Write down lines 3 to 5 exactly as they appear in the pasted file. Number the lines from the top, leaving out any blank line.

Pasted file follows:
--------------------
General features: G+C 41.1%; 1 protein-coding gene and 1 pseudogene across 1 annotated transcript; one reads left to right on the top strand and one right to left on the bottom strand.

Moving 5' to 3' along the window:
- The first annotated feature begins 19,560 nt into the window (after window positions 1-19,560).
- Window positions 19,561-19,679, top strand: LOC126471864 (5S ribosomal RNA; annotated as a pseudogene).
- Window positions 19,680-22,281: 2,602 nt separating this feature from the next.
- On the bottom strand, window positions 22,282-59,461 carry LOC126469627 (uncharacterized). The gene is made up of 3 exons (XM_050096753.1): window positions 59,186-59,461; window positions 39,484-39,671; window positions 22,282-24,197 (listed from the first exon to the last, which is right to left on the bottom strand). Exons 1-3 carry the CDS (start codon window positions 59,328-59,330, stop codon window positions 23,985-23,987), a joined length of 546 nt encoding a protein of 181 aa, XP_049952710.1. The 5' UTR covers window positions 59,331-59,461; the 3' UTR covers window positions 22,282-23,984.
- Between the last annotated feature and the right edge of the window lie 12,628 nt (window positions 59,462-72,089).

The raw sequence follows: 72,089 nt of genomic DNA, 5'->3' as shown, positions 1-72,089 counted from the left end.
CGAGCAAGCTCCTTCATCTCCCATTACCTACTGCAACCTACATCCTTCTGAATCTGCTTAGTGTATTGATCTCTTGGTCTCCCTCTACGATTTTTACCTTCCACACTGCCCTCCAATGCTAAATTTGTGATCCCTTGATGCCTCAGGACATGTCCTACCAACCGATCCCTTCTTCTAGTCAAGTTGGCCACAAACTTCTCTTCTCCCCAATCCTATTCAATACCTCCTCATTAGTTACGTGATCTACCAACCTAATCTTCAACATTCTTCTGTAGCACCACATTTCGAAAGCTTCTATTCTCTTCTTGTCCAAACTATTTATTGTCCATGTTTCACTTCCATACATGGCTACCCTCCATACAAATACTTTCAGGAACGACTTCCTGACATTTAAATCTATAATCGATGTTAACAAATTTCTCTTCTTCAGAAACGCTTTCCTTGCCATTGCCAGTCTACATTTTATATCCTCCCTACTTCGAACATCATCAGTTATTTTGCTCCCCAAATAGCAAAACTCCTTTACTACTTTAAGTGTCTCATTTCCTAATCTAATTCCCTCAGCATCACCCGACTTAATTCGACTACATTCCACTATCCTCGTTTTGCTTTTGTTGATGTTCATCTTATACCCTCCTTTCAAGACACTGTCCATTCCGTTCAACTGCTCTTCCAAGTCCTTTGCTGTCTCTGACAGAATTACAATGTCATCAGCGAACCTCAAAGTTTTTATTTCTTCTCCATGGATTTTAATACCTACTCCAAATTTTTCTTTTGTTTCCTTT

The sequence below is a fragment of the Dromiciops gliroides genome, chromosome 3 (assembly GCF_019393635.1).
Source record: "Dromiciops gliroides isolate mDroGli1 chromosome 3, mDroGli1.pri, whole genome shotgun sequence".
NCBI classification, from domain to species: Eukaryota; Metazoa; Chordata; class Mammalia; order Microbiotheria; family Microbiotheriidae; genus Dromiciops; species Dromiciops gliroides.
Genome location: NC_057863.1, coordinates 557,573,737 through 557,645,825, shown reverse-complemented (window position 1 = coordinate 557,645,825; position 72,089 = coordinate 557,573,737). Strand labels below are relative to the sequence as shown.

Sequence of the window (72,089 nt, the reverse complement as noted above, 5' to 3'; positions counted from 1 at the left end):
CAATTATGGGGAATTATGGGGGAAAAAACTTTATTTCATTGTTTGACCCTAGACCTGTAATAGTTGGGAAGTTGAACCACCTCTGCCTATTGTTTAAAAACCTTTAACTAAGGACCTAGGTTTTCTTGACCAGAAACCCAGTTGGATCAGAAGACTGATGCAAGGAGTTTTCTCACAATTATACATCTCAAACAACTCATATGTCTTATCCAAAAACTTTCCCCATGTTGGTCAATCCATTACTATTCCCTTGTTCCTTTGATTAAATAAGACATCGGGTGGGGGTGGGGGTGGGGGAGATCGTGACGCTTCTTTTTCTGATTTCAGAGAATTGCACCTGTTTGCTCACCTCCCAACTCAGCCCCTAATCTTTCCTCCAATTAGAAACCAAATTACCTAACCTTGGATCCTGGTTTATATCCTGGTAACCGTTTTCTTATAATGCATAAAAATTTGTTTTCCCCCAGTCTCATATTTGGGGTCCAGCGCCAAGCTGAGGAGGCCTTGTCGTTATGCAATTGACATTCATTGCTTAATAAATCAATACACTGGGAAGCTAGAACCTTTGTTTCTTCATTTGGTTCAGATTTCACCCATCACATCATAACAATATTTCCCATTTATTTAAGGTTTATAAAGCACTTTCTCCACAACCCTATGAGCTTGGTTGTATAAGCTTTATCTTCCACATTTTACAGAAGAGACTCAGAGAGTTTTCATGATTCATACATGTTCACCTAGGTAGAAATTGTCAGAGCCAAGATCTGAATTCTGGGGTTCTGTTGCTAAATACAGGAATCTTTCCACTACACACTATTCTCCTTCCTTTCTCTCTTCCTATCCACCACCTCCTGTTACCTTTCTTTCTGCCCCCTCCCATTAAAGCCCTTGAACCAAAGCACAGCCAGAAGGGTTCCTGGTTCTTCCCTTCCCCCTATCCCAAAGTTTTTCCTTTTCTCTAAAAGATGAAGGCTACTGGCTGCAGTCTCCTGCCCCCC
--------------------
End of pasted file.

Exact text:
- The first annotated feature begins 19,560 nt into the window (after window positions 1-19,560).
- Window positions 19,561-19,679, top strand: LOC126471864 (5S ribosomal RNA; annotated as a pseudogene).
- Window positions 19,680-22,281: 2,602 nt separating this feature from the next.